Everything depends on execution.
The art of making art . . .
. . . Is putting it together, bit by bit.
That was the task facing
energetic Nick DeGruccio, a member of the highly respected Colony Studio
Theatre in Los Angeles, when he was asked to direct the West Coast premiere
of Stephen Sondheim's musical revue Putting It Together this spring.
The show centers around five people at a dinner party, with musical pieces from other Sondheitn shows aligned to present a two-hour story. Since DeGruccio was unfamiliar with previous productions, he worked without preconception.
"In listening to it and putting the songs together, I began to see very clearly the arcs and the story lines of the characters,' he explained. "It was important to me to tell the story of these relationships, and to have the characters come to a truth by the end of the show. So I laid down the groundwork for each character. I knew when and why these people were singing these songs. And I talked to the actors about their throughlines, their arcs, and about the truth, the lonliness and the searching these five people go through.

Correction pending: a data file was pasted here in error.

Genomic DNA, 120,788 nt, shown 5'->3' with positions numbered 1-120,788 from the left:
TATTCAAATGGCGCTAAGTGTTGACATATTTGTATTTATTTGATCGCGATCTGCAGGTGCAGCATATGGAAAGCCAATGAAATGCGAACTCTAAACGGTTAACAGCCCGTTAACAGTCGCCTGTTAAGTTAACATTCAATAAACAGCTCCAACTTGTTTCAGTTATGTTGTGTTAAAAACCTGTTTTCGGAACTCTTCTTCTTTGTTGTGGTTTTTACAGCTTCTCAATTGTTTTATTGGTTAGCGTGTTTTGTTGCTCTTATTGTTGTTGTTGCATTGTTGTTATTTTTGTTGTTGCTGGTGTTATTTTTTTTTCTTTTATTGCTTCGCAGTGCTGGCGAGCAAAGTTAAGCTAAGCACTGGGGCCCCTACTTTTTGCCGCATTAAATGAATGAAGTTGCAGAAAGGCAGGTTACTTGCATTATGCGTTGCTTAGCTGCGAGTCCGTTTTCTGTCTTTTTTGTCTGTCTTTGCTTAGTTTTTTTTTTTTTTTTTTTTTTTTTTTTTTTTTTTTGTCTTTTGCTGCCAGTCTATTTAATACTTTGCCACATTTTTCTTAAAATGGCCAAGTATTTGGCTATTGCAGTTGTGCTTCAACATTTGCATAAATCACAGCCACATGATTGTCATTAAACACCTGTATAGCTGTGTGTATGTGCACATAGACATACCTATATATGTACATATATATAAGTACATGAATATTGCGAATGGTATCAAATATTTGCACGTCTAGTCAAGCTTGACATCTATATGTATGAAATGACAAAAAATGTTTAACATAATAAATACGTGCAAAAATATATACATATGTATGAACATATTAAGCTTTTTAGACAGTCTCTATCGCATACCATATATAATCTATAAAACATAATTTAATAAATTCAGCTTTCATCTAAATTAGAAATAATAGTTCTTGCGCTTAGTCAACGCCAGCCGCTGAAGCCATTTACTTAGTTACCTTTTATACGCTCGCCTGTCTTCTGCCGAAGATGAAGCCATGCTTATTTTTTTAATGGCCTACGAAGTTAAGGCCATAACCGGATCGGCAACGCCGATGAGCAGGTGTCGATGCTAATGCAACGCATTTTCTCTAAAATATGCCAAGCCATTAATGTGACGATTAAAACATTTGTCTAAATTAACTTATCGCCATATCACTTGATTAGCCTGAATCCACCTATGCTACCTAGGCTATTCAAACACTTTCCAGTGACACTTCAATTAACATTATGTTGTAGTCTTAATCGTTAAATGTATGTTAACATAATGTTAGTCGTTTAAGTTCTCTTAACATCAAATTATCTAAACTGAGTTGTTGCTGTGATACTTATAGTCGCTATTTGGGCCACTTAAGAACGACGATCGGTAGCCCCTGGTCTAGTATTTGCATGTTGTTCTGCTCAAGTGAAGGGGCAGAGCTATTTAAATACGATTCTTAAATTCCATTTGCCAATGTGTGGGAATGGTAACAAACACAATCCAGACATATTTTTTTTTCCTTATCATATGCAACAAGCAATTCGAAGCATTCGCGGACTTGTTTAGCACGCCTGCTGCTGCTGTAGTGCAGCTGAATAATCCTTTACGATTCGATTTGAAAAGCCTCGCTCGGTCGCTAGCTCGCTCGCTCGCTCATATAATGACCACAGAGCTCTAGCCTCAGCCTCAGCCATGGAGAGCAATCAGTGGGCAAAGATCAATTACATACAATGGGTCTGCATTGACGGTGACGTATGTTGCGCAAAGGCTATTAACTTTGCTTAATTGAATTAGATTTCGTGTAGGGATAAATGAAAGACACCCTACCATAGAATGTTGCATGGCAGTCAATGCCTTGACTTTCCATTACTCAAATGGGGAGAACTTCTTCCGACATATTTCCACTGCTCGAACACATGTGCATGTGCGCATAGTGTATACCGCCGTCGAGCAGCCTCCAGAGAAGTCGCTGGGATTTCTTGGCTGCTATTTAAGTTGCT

"All of his music played out like scenes. Sondheim has the heart and soul of these people; they talk to each other, especially in duets like 'Country House' (the London Follies, 1987). Not only does it sound like people having this conversafion, it also brings to light this entire relationship - and all in the context of one song. It's brilliant."
It started when a little luck came along the theater's way. By chance, producer Barbara Beckley learned that Cameron Mackintosh had just released the rights for Putting It Together. She jumped on it.
"I didn't know the show," DeGruccio remembered. "So I borrowed the CD, read the liner notes, listened to it all weekend, then said, 'Yes! I'd love to do it.'"
Considering the full houses, the positive reviews and the five Critics' Choice nods, it seems that risk paid off.
"It was so great for our little (99-seat) theatre to get the West Coast premiere of this show," the director said. "It's been very important to us. And the response has been great! It feels pretty damn good."
But despite the acclaim, DeGruccio said, "the risk-taking is really in the piece itself, in trying to be both musical and revue, and trying to bridge that gap so people get involved in the total story."
So bit by bit, he put it all together. And that's what counts.